Cooroy Heritage – Cooroy takes it’s name from the nearby mountain. The original spelling, ‘Coorooey’ meaning possum is derived from the language of the Gubbi Gubbi people, the original inhabitants of the area. Before Europeans arrived, the land was covered in thick rainforest and magnificent stands of tall timber.
From 1885 sawmillers Dath, Henderson and Co. held 5.507 acres stretching from Mt. Cooroy westwards including what is now the township area. The timber industry was central to the development of Cooroy. once the railway line was completed in 1891, log timber and produce was loaded at Cooroy where goods and mail were received. The railway station was a focal point of the district. Horse drawn coaches transferred mail, goods and passengers to the coastal resorts.
In 1902, the ‘township’ was described as a collection of huts and tents of timber workers clustered around the railway. The only buildings were the office of James Duke and the Station Master’s residence. JL. Boden established the first store in Cooroy in 1906.
The Queensland Government repurchased the area from Dath. Henderson and Co. in 1907. Surveyed into agricultural farms and town lots. known as the Cooroy Estate, the first land sale was held on 24th April 1908.
The majority of the selectors came from Northern Rivers and the Illawara districts of New South Wales. The land was cleared of dairying, sugar cane, fruit and vegetable growing.
A sawmill was built in 1908 to process the plentiful timbers and to supply the demand for building material.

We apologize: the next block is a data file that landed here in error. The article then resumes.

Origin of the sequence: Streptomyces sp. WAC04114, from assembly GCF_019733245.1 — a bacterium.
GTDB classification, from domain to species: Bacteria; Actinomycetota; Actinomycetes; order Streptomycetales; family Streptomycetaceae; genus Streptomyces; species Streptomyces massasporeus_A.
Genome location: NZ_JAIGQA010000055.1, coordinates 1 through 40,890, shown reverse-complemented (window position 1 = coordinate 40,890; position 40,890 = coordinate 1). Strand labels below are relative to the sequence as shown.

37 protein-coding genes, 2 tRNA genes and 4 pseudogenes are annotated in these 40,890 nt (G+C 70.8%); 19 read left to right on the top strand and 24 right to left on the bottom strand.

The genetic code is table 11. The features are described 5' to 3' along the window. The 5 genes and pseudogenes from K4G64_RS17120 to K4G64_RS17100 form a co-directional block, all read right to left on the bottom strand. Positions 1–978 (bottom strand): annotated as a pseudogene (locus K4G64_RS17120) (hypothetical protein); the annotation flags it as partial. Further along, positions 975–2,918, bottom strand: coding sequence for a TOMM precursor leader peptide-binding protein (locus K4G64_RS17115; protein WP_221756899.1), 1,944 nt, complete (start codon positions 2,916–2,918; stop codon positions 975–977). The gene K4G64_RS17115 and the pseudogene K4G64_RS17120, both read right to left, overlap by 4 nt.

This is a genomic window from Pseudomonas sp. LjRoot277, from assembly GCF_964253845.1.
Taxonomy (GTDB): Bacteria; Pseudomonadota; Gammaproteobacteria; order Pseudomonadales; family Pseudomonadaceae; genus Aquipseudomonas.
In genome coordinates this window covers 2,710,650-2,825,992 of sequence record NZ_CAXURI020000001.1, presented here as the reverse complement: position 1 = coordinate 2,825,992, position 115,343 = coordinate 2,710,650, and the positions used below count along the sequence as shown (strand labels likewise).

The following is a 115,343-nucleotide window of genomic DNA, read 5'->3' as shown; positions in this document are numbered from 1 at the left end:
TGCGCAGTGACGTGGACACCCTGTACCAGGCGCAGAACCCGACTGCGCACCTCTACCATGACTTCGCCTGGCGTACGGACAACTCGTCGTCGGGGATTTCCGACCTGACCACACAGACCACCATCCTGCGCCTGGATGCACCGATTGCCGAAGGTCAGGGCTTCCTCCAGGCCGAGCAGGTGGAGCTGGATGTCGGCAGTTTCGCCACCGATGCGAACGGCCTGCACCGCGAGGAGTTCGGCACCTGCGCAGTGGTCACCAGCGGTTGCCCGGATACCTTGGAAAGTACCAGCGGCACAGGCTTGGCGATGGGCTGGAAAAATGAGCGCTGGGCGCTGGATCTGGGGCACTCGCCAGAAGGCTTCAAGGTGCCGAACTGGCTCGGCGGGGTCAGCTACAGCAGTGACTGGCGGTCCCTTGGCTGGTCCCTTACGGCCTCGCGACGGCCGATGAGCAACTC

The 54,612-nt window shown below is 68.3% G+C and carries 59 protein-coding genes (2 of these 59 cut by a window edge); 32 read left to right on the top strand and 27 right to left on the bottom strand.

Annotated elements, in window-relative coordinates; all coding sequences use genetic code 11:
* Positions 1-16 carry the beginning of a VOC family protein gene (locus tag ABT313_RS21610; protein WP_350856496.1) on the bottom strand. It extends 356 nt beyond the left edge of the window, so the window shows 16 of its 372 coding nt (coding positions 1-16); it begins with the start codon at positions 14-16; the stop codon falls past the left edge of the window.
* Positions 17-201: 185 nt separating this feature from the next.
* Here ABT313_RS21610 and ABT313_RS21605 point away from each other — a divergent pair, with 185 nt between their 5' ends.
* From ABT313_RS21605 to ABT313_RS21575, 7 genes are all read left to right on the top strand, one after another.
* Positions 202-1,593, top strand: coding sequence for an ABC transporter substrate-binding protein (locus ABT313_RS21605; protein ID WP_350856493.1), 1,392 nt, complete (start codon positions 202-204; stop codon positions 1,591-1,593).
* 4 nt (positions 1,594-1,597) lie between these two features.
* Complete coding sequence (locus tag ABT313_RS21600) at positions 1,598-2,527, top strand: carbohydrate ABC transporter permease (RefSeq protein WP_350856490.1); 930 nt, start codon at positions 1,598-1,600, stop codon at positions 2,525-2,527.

Cooroy quickly became a thriving township and by 1910 three banks had been opened, with a hotel and several cottages also under construction. The school. built in 1909, had an attendance of 67.
Following the closure of the butter factory in 1975, land use gradually changed from farming to rural residential. The closure of the sawmill in 2000 ended an era for the town that great around a timber camp. The township of Cooroy however retains many of the original buildings which contribute to its charm.
Cooroy has matured in recent decades and its strong community identity within Noosa Shire has fostered its prosperity and expansion. The town’s steady development and flourishing retail centre attracts new businesses and industries to service the growing population, whilst retaining the gentle rural ambience and heritage features that continue to attract new combers to the area.